’ meant to honour. This being the case, it seems to me the natural conclution
that where ‘macte
’ is used, it is used as a participle or adjective, not as an
adverb. We must remember that in all the passages where ‘macte
’ is used, except
Livy 2. 12, it is found with the imperative mood: and Livy is evidently accommodating
an obsolete expression, the grammatical rationale of which he perhaps did not himself
understand, to the oratio obliqua
. How then is the use of the vocative to be accounted
for? The question is one on which it would be imprudent to speak confidently: but
I would suggest that we have here a trace of an old construction of the vocative with
the imperative, perhaps even of a connexion between the two forms, the vocative of the
noun and the imperative of the verb, each of which may be said to be analogous to the
other. There is a curious expression in Homer
which suggests a similar explanation,
οὖλέ τε καὶ μάλα χαῖρε, θεοὶ δέ τοι ὄλβια δοῖεν
(Od. 24. 402, Hymn to Apollo 466, with
the variation μέγα
). Here οὖλε
is commonly supposed to be the imperative of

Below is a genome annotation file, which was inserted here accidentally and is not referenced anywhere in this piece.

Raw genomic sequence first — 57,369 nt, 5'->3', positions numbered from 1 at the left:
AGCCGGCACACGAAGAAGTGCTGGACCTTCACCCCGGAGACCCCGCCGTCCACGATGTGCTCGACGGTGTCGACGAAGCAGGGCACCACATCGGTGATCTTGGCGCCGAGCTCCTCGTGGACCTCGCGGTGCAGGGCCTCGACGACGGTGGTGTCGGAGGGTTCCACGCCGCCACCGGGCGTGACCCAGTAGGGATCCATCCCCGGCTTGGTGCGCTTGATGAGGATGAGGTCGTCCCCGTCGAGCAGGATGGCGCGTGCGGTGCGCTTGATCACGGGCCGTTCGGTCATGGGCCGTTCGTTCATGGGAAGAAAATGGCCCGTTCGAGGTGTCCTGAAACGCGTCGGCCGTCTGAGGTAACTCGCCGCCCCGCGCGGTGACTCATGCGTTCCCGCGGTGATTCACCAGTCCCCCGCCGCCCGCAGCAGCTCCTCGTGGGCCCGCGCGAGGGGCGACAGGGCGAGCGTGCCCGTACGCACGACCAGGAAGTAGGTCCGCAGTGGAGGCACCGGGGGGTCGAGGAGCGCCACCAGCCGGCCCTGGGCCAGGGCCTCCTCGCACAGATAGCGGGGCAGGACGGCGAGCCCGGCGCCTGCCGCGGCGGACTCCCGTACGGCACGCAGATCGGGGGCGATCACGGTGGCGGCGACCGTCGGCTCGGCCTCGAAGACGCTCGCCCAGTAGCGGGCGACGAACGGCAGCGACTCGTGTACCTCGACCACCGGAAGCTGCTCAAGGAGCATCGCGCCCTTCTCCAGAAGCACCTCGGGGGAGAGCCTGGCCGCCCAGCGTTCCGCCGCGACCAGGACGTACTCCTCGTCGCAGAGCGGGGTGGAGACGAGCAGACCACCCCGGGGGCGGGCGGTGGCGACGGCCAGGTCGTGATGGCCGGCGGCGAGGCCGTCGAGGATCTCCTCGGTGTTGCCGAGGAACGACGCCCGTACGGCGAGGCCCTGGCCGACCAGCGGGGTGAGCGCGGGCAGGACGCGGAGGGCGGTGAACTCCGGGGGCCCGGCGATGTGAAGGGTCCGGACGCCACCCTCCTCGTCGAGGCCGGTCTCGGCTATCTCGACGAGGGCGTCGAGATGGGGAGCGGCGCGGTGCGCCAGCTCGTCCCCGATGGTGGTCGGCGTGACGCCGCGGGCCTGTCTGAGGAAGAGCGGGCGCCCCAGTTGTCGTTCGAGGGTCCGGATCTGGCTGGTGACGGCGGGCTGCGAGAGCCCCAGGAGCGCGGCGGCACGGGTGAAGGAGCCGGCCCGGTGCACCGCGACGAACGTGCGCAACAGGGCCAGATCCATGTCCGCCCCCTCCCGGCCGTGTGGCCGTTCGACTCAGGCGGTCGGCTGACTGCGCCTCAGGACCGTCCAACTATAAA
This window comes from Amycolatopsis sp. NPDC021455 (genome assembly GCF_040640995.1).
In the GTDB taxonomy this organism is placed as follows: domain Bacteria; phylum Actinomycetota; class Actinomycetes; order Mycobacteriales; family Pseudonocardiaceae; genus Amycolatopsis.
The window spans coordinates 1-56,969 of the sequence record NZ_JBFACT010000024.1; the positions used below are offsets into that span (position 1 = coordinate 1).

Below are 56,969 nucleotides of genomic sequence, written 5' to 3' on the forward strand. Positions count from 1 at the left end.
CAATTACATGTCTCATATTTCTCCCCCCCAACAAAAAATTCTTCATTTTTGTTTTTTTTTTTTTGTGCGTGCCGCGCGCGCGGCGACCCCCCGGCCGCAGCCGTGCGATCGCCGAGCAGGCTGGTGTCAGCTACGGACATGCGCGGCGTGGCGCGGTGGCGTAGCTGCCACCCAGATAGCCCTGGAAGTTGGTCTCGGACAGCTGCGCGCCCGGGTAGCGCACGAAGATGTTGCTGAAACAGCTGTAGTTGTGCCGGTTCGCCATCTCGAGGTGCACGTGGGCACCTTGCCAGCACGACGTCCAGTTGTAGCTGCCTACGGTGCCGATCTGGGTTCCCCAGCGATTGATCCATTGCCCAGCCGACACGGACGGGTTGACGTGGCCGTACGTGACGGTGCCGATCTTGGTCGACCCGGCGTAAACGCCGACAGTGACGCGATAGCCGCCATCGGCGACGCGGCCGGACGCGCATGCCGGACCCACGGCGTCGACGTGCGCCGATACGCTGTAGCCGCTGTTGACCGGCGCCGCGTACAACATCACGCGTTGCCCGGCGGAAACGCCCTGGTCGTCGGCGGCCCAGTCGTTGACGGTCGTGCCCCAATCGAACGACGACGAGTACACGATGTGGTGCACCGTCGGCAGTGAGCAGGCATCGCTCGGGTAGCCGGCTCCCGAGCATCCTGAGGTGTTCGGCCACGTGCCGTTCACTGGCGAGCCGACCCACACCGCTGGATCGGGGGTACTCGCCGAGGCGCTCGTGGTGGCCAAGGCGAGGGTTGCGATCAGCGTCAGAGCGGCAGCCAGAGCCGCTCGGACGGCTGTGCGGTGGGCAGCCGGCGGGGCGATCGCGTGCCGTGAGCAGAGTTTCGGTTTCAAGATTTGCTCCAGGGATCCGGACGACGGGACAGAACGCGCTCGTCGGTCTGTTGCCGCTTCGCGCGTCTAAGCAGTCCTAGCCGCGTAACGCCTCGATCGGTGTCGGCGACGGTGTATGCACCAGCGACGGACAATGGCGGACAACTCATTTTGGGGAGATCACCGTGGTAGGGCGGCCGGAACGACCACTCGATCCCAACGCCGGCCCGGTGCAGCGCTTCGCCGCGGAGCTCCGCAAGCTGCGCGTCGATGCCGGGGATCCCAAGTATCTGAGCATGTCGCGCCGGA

an unnused οὔλω ῀ ὑγιαίνω
, on the strength of Strabo p. 635: but it is evident that
Strabo is merely making an etymological guess from this passage, in order to get a
derivation for Οὔλιος
, the Milesian and Delian name of Apollo. I can hardly doubt
is the vocative of οὖλος
, which had come in some way to be used colloquially
where we should expect an imperative3
. A vocative is occasionally found in Greek
contructed with the imperative of the verb substantive, as in the well-known instances
Aesch. Supp. 535, ὄλβιε κῶρε γένοιο
Theocr. 17. 66, which may be
only instances of poetical licence, but may also be remnants of an old form of expression.
The instances in the Latin poets where the vocative is substituted for the
nominative are generally of a different kind, and seem rather poetical than idiomatic4
It is quite possible that the omission of ‘esto